With the arrival of the complete twelve-song set, My Design, On Others' Lives, it became clear that both halves combined made a full meal, rewarding on many levels - sonically, rhythmically, melodically, and lyrically. A producer as well as a singer and songwriter, the sounds she feeds into her sampler are raw and organic, such as the rustle of bamboo on the opening track, a field recording on a windy day made on a trip to Vietnam - "There were these bamboo trees knocking together, and I sped up the sample to make this kind of percussive, crinkly sound. I was very mindful of how the war had affected the country and its people, so it's a song that considers conflict and war." Her songs have featured the percussive thumps of a drawer opening and closing and the tut-tutting tongue-clicks of a possum stuck up a tree. In one tune she inhabits the anxious interior world of a small child growing up under a military dictatorship, in another she occupies the headspace of a whale.
Estère likes to impose super-tight, power-pop tunes with sophisticated and well-crafted lyrics on top of these elliptical dance beats and 'found' sounds. “Control Freak,” from the first disc released in 2017, concerned the power struggle between the waking self and the subconscious, while “Rent” was a celebration of artistic creativity and survival that paid rhythmic tribute to Prince’s Sign O' The Times. Many reviewers have also compared her to Badu, but she was more influenced by "dramatic older singers who create a whole world and invite you in," like David Bowie and Nina Simone, as well as sonically inventive indie bands such as Dirty Projectors and Unknown Mortal Orchestra. She certainly doesn’t write the kind of ‘relationship’ songs that epitomise the singer/songwriter genre and just isn't very interested in composing confessional ballads.
Estère much prefers to imagine the world through the eyes of a revolving cast of characters of different ages, nationalities, and backgrounds - even different species. She is more interested in other people’s relationships to the world in which they find themselves - the “others’” lives of the album’s title - and her omnivirous curiosity encompasses a wide range of lyrical concerns, including, an intricately stitched together song that considered the fate of refugees; the witty “Pro Bono Techno Zone,” which explored the relationship between youth and technology, mourning the loss of real-world connections in our digitally amplified age over blaring horns and a quaking electronic bass line; and “Ambition,” a political parable about an up-market prostitute who dreams of becoming US president, delivered in a pointedly hilarious lyric over a shuffle-beat, all underpinned by a bass clarinet. While the video showed her dancing in a bordello, wearing a red cocktail dress and surrounded by hunky, tuxedo-clad men, she has also delivered a Ted Talk entitled “Girls in the Beat World” about sound, sexism, and producing DIY records at home in your pyjamas.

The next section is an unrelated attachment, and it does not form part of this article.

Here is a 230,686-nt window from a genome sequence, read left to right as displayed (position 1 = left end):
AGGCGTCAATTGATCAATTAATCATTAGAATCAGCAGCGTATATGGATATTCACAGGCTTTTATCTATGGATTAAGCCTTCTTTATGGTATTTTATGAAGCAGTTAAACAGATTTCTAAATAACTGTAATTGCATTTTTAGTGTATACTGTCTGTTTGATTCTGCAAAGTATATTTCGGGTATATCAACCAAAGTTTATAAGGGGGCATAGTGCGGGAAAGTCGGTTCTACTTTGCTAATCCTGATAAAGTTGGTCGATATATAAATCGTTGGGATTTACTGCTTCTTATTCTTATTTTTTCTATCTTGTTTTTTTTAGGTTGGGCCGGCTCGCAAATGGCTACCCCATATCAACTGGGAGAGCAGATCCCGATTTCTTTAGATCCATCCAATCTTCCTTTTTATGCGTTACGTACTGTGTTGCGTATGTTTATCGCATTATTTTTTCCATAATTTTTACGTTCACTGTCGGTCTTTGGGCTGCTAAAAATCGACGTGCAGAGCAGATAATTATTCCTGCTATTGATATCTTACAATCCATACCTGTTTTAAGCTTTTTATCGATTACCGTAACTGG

Drawing inspiration from an eclectic canvas of sonic sources, including imaginary partners, reptilian evolution, and the headspace of cetaceans, Estère’s songs are both refreshingly quirky and playfully souful. “I like to write songs that have stories.” she admitted to McIntyre. “There is nothing wrong with writing love songs and stuff, but I have always been attracted to songs with interesting or different subjects … I’m a culture clash baby. My mum is from NZ but my dad is originally from Cameroon and moved over to France when he was young. I’ve visited him and family over there a few times.”
Estère is equally at home singing in French and English and her eyes and ears roam freely around the globe, but she draws special inspiration from her African heritage, which gravitates towards polyphonic melodies and syncopated rhythms. There’s a sense of deep connection in anything she sings about, especially her meditation on the grandmother she never met - "She was my dad's mother, and I'm named after her. Estère means 'morning star.' When people who knew her meet me, they're always amazed at how similar I am to her. I was due to go over to Cameroon to meet her, but she died before I could get there."
When Estère finally made it to Africa, she played to a crowd of 5,000 in Mozambique, performed a series of shows in South Africa (including a showcase organised by the NZ High Commission), and drove seven hours to play in an underground amphitheatre in the desert in Swaziland. The highlight was shooting a video for “Grandmother” on the coast near Cape Town, with acclaimed African author, actress, and UN representative Sindiwe Magona playing the role of her grandmother - "It was an amazing experience. I'm sad to have never met my namesake, but that song is my tribute to her, and it was great to be able to film it in Africa, close to the area where she had lived."
Estère then spent three months performing across Europe, including Glastonbury and gigs in France, Denmark, Australia, South Korea, and New Caledonia. When she returned to Wellington, Bic Runga invited her to perform a duet on her own solo tour because "she has such a great style and beauty and a cool DIY attitude." Over self-produced backing tracks that range from airy, jazz-inflected soul ballads to raw dance floor beats, Estère's songs travel across musical borders, exploring the magical, liminal realms of family bonds, cultural differences, changing behaviour patterns, and our constantly evolving relationship with technology. It's a raw, heady, and cosmopolitan brew.
This article originally appeared on Radio13